Shipping containers are built to be sturdy and reliable. From journeying the seas to being transported on the back of trains and lorries, these containers can withstand the harshest of elements and keep the cargo fairly intact. In general, shipping containers are made from steel with hinged doors and a closed top. While they are robust in nature, shipping containers can be subject to wear and tear if exposed frequently to the elements. This makes container storage maintenance a very important aspect when it comes to the container’s lifespan.
To ensure your shipping container stays in good shape, you have to maintain it on a regular basis. This 6-step maintenance guide will help preserve the condition of your shipping container and guarantee a long service life.
Step 1: Inspect the container roof
The first step in shipping container maintenance is to inspect the roof of the container thoroughly. If you’ve purchased a second-hand container, chances are the roof has been dented due to the containers being stacked on top of each other. Deep dents can collect rainwater and lead to corrosion if not addressed.
All it takes is using a hammer and a dolly to fix minor dents on a container roof. Once those have been fixed, check the exterior paint and see if it has cracked or chipped. You want to fix any paint issues on the container to prevent corrosion from occurring. Simply treat the dented area with rustproof paint and you’re good to go.
Step 2: Treat rusted areas immediately
Plenty of shipping container customers trick their customers into believing that shipping containers are rustproof, especially those made from corten steel panels. While corten steel does exhibit higher corrosion-resistant properties compared to other forms of steel, it’s not completely rustproof. This type of steel is sensitive to salty air environments and requires treatment to prevent corrosion.
Examine both the interior and exterior of the container and look for areas that have been scuffed, scratched, or cut. Treat these areas immediately by sealing, painting, and rustproofing them before it starts compromising the container.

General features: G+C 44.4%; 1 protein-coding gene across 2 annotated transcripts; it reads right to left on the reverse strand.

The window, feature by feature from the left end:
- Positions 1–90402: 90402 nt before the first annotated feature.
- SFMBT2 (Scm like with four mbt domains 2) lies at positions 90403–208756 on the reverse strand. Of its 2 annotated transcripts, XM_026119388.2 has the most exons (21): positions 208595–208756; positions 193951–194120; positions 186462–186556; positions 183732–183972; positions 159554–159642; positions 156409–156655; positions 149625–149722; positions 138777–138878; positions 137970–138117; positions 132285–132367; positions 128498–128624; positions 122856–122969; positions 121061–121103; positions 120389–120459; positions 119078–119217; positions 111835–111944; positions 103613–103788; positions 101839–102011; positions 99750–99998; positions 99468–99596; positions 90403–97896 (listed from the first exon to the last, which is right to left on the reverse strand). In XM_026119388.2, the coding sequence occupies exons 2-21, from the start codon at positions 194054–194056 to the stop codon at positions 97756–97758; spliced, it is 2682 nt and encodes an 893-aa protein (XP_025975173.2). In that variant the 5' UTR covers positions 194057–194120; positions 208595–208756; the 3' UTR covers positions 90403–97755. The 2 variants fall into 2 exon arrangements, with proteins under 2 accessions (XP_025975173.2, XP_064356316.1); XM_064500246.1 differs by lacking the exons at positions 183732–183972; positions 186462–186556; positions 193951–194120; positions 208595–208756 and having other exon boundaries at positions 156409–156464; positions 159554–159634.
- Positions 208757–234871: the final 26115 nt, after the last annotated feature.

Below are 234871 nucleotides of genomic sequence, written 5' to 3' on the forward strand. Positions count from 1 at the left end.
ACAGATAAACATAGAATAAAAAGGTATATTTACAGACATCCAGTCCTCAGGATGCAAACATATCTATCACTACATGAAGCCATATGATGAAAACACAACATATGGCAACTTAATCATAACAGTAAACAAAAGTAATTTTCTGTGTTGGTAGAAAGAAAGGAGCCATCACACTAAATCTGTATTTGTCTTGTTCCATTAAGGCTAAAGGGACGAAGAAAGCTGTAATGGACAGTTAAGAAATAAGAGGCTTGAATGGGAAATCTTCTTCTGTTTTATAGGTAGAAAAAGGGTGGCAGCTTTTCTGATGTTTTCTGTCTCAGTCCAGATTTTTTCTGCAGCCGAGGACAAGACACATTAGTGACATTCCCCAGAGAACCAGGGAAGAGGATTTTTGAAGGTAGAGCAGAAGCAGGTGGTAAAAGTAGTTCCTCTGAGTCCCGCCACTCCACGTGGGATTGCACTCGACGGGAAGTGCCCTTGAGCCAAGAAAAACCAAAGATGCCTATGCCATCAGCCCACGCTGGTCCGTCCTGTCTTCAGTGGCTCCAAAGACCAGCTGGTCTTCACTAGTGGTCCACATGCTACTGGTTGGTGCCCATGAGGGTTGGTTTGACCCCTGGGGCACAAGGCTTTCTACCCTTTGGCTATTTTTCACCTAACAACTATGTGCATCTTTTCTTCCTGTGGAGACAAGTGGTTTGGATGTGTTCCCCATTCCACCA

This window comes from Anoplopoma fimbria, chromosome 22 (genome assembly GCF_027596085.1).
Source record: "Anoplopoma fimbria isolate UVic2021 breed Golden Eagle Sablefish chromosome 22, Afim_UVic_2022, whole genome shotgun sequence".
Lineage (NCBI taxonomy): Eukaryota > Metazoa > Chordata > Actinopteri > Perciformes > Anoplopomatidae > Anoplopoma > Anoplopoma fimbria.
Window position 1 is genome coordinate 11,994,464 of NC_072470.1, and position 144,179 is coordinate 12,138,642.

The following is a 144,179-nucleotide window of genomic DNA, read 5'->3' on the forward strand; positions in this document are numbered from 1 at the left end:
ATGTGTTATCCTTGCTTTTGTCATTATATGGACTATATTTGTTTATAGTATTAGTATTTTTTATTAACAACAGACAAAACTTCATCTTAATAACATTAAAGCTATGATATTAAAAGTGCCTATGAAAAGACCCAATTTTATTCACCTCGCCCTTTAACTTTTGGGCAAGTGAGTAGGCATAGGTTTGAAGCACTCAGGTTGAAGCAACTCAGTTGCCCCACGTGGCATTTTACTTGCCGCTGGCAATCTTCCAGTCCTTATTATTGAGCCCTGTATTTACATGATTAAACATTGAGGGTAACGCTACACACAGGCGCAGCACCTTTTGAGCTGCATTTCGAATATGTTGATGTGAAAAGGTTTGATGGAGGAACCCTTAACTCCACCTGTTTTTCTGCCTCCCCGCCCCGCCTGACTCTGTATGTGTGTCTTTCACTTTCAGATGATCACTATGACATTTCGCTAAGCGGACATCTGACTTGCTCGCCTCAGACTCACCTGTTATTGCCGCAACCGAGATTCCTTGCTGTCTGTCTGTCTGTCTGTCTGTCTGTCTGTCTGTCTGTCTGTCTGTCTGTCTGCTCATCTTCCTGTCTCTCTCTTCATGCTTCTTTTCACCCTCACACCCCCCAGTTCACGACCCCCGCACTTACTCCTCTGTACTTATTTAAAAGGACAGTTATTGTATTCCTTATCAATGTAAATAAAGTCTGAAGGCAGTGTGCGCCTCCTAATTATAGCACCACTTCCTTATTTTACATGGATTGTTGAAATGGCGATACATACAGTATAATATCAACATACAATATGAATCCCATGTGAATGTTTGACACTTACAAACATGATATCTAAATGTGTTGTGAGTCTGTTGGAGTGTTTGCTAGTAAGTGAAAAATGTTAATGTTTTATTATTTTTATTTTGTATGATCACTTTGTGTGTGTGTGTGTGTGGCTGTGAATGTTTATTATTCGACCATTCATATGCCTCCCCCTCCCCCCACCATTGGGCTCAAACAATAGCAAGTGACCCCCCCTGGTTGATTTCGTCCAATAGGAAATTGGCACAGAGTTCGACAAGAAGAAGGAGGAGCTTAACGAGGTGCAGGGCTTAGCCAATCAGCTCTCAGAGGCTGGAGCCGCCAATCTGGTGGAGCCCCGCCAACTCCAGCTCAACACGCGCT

Step 3: Lubricate the container doors
Shipping containers are pretty straightforward in that they only have a couple of moving parts. This includes the door hinges themselves and these parts require regular cleaning and inspection. First, you want to clean the door hinges by using a commercial-grade steel cleaner. This removes any dirt, rust, and grit that may cause the hinge from getting stuck. You can follow that up by using a lubricating spray (WD-40 works just fine) and applying grease on the cams for smooth hinge movement.
Shipping containers usually have seals and rubber gaskets to create a sealed environment for the goods inside. Usually, gaskets and seals last for around 10 years before they need any replacement. Inspect the condition of these rubbers and replace them immediately if they show any signs of wear and tear. This will create a nice, good seal on the container door to keep out rain, snow, and precipitation from entering inside.
Step 4: Look for signs of container modifications
It’s not uncommon for shipping containers to be modified in various shapes and forms. Some used containers may be cut to reduce its size and welded back together, which can affect their ability to resist corrosion, dirt, and water. Look for modifications signs on the container like on the joins or metal areas to ensure it’s been welded properly and has been repainted and rust-proofed.
Step 5: Store the container on a level surface
When storing the shipping container, you want to place it on a surface that’s as level as possible. What this does is prevent water from collecting on one side of the container and avoid corrosion on its underside. Simply use a spirit level and you’ll be able to determine how levelled the surface is. Placing the container on a well-drained area also helps with preventing corrosion when precipitation is present.
Step 6: Fix the refrigeration unit
If you own a refrigerated shipping container (otherwise known as reefers), you should service the refrigeration unit periodically to avoid expensive repairs down the line. In this instance, we recommend having a qualified technician do the repairs for you. They’ll diagnose any electrical and mechanical issues with pinpoint accuracy and ensure the interior of the container meets food-grade standards.
Whether it be new, used, or even a one-trip container, all shipping containers require regular maintenance. By following these maintenance tips, you’ll experience great service life out of your shipping container and rely on it for storage for years to come.